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NIH MedlinePlus the Magazine, Trusted Health Information from the National Institutes of Health

Feature:
Memory & Forgetfulness

Memory Conditions at a Glance

Alzheimer's disease—A disease that causes large numbers of nerve cells in the brain to die. This makes it hard for a person to remember things, think clearly, and make good judgments. The symptoms begin slowly and get worse over time.

Mild cognitive impairment—Also called MCI. It causes people to have more memory problems than other people their age. The signs of MCI are not as severe as those of Alzheimer's disease. They include losing things often, forgetting to go to events and appointments, and having more trouble coming up with the right words than other people their age. MCI may be an early sign of Alzheimer's.

Vascular dementia—A medical condition caused by small strokes or changes in the brain's blood supply. Signs can appear suddenly. They include changes in memory, language, thinking skills, and mood.

Find Out More

The Department of Health and Human Services sponsors a website, www.alzheimers.gov, that links to information about memory loss and Alzheimer's disease, care, and services. It is a one-stop web portal directing you to information from the following organizations and others, which can give you information about memory loss, support groups and services, and publications on dementia and Alzheimer's. It can also provide information about research centers and clinical trials and studies.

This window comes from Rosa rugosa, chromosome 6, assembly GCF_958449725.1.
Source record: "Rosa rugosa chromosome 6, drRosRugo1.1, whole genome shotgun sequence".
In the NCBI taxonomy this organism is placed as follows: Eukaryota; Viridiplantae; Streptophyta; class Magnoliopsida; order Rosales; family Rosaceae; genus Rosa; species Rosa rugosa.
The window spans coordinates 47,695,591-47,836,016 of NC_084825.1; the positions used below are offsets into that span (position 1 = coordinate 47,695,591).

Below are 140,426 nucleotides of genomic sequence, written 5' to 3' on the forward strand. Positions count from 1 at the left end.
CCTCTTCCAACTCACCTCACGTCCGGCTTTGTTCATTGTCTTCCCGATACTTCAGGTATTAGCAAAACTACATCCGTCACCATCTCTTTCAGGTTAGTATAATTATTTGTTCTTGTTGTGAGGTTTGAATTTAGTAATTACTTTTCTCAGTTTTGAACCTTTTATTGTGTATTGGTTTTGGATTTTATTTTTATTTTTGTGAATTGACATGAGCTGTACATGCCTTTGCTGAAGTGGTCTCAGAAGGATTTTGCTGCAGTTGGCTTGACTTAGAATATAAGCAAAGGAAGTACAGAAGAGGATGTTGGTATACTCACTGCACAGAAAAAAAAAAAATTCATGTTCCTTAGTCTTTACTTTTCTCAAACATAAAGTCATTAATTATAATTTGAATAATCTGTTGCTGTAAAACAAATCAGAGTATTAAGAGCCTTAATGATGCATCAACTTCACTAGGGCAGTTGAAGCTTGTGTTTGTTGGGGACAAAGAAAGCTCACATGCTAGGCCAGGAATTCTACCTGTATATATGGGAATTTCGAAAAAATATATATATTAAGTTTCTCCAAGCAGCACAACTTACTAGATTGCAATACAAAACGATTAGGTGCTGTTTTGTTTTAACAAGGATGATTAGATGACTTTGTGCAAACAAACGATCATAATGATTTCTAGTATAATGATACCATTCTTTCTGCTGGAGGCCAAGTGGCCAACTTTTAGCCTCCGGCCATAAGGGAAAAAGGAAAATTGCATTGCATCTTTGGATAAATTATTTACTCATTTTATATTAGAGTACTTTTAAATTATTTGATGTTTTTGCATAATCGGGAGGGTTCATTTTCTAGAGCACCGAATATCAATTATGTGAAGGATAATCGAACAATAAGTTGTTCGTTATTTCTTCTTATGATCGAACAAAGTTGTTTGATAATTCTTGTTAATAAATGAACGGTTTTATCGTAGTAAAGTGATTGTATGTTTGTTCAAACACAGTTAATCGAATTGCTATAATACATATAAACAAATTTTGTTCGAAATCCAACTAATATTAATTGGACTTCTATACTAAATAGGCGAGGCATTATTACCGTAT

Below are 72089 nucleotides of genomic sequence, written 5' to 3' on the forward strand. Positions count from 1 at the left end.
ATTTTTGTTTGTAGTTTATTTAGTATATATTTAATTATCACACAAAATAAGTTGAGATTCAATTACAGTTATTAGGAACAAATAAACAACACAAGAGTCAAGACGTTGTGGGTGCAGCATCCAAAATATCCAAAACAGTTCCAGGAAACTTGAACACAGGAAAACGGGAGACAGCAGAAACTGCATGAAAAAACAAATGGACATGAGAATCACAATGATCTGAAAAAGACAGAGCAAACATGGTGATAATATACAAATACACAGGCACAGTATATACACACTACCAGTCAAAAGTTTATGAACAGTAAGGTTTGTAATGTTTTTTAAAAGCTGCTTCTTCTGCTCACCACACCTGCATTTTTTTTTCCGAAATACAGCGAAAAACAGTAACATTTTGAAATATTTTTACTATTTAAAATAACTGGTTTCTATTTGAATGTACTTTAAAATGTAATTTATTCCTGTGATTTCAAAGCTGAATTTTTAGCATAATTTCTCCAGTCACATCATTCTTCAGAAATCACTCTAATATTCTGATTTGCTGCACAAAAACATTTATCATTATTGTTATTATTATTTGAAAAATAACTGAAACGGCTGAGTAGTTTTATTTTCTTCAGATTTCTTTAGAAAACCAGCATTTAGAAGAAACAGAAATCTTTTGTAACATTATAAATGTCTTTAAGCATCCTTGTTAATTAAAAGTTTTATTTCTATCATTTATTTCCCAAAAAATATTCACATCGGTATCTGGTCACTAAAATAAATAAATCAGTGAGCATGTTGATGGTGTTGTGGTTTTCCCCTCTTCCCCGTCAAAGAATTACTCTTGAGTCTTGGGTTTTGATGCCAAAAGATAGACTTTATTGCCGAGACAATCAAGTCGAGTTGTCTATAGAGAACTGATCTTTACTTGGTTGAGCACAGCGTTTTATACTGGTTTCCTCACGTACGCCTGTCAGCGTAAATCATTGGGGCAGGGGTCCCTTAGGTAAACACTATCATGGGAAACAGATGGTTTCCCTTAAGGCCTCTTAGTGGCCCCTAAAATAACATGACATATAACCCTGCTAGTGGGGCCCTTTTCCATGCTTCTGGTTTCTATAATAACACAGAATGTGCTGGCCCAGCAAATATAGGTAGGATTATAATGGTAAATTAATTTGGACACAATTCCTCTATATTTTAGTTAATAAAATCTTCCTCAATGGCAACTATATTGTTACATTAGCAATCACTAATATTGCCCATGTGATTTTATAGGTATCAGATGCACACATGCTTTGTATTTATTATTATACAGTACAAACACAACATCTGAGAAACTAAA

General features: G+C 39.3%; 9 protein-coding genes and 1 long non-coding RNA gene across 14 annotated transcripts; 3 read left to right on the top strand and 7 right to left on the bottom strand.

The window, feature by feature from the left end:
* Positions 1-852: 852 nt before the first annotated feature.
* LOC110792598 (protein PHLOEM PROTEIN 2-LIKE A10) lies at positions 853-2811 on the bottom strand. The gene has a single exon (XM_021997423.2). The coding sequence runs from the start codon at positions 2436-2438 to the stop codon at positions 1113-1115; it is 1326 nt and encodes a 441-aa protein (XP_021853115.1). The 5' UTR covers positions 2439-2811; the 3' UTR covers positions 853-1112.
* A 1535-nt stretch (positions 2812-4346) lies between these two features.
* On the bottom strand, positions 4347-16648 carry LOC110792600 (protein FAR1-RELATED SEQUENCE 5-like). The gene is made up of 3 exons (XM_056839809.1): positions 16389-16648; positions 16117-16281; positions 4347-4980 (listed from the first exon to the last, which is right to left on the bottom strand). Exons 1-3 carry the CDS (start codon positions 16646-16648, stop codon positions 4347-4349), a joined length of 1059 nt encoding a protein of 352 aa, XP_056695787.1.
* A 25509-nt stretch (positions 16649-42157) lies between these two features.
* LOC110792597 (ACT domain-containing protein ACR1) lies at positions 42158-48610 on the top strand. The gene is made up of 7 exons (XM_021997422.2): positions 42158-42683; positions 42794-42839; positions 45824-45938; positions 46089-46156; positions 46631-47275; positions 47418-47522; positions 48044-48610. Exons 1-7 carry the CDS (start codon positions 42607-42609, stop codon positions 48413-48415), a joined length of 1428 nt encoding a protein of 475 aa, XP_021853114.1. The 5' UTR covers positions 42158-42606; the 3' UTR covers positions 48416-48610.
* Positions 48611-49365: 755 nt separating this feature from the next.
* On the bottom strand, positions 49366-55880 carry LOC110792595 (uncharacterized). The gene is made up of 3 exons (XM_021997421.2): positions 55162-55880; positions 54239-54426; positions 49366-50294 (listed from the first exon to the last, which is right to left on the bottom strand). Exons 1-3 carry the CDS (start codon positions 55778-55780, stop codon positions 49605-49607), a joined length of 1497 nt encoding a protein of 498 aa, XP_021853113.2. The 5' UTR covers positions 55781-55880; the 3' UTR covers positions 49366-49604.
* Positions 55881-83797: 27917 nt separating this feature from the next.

• National Institute on Aging (NIA): Forgetfulness resources; www.nia.nih.gov/health/featured/memory-cognitive-health
  • MedlinePlus: www.medlineplus.gov; in the Search box, type in "forgetfulness" or "memory" or "Alzheimer's"
  • Eldercare Locator: Information on home care, adult day care, nursing homes, and more in your community. Phone: 1–800–677-1116; www.eldercare.gov
  • Alzheimer's Disease Education and Referral (ADEAR) Center: Information on diagnosis, treatment, patient care, caregiver needs, long-term care, and research related to Alzheimer's disease. Phone: 1–800–438–4380; www.nia.nih.gov/alzheimers
Mary's Story

Mary's Story

Mary couldn't find her car keys. Not on the hook just inside the front door, or in her purse. Finally, she found them on her desk. Yesterday, it was her neighbor's name. Her memory was playing tricks on her. She was worried.

So she went to her doctor for a check-up. She was fine. Her forgetfulness was a normal part of aging. The doctor suggested that Mary take a class, play cards with friends, or help out at the local school to sharpen her memory.

Al's story

Al's Story

Al didn't know what was happening. He was having a hard time remembering things. He wasn't eating or sleeping well and didn't want to see friends. He was confused and irritable.

His wife was worried. She took him to the doctor. It turned out that Al was having a bad reaction to one of his medicines. Once his doctor changed the medicine, Al felt more like himself.

Read More "Memory & Forgetfulness" Articles

Understanding Memory Loss / Memory Conditions at a Glance / NIH Research

Summer 2013 Issue: Volume 8 Number 2 Page 18